Alaska Oil Tax Reforms – A Huge Gamble Begins to Pay Off
When most states introduce legislation to reduce or eliminate their personal income taxes, or any other tax, while still remaining revenue neutral, they generally meet with the same objections. In order to generate the shortfall in revenues, it is usually necessary to increase sales taxes, increase property taxes, expand on the goods and services subjected to taxation, and the like. Lobbyists take on this cause as being a direct affront to the poor, for the benefit of the wealthy. The strength of this opposition usually determines whether the bill passes or fails.
The State of Alaska never needed to concern itself with these roadblocks, and they can thank their oil and gas industry for that. For the past forty years, revenues derived from their energy sector has generated 93 percent of the state’s general fund revenues — $8.9 billion dollars in FY 2012. This fund pays for nearly every state service, including education, infrastructure, public health and safety. In 1976, the state also established the Alaska Permanent Fund to set aside a portion of oil revenues for future generations. At the end of 2012, there was $43.6 billion in the fund, and from this fund more than $13 billion has been distributed as dividends to Alaskans. As a result of oil and natural gas revenues, Alaska is one of only nine states without a personal income tax. There are also no sales taxes levied directly by the state, although the local municipalities are free to levy their own. Alaska’s state and local tax burden is ranked the lowest in the nation, by taxfoundation.org.
While this may all seem like an economic nirvana for Alaska, they also find them themselves in a very vulnerable position. Their good fortunes are tied directly to the rate of production of the natural gas and oil companies who drill within their state. All of Alaska’s fiscal “eggs” are essentially in one basket, and their edge in oil production is slipping. Between 1992 and 2010, the state lost $1.67 billion in annual Adjusted Gross Income (AGI). Their largest oil production competitors of Texas and North Dakota are gaining ground. The Alaska Pipeline is running nearly three quarters empty.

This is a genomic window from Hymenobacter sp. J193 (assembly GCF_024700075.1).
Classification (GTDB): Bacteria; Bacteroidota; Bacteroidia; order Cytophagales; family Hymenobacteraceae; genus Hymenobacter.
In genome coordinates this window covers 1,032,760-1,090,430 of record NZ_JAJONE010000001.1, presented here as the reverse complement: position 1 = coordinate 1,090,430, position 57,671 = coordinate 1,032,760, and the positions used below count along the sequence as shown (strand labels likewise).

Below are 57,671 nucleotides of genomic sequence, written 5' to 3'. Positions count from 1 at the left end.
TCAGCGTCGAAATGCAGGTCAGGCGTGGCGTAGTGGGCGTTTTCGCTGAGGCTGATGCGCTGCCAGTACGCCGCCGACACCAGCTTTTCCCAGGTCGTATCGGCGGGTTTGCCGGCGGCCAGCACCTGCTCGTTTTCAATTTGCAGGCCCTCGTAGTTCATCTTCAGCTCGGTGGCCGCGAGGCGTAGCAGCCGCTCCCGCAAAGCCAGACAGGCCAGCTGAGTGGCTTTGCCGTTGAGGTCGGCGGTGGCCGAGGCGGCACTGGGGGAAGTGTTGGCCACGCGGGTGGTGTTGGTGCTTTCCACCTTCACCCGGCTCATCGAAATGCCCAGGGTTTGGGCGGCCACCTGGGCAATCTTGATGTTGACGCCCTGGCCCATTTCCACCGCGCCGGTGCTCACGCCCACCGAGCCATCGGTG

Oil tax reform seemed the only way to stem this negative slide in production by providing a significant tax relief stimulant for oil companies. There are still huge oil reserves in the North Slope and off the continental shelf. New technologies are available, but without the means to increase profits, energy companies will not make the investments in either exploration or production. Many may move operations elsewhere. In addition, outside companies would have no incentive to relocate there.
In January of 2013, Alaska Governor Sean Parnell proposed Senate Bill 21. Senate Bill 21 eliminates the complicated “progressivity” feature of the current tax system and replaces it with a simple 35 percent base rate and a per-barrel tax credit tied directly to the production of oil. Obviously, any legislation that inflicts a reduction in state revenues for future potential rewards is risky business, and the proposal had to overcome huge hurdles in the state legislature. But on April 16, 2013, the last day of the legislative session, the bill was passed.
We are now in October, and it appears the governor’s gamble is paying off. At a recent meeting of the Alaska Support Industry Alliance, BP Alaska president Janet Weiss said that a “slew” of new projects and investments on the North Slope are being made possible because of the new law. Ms. Weiss foresees new jobs, thirty to forty new wells to be drilled each year for the next five, more pipelines and processing facilities. All good news for the governor, bold legislators, and the citizens of Alaska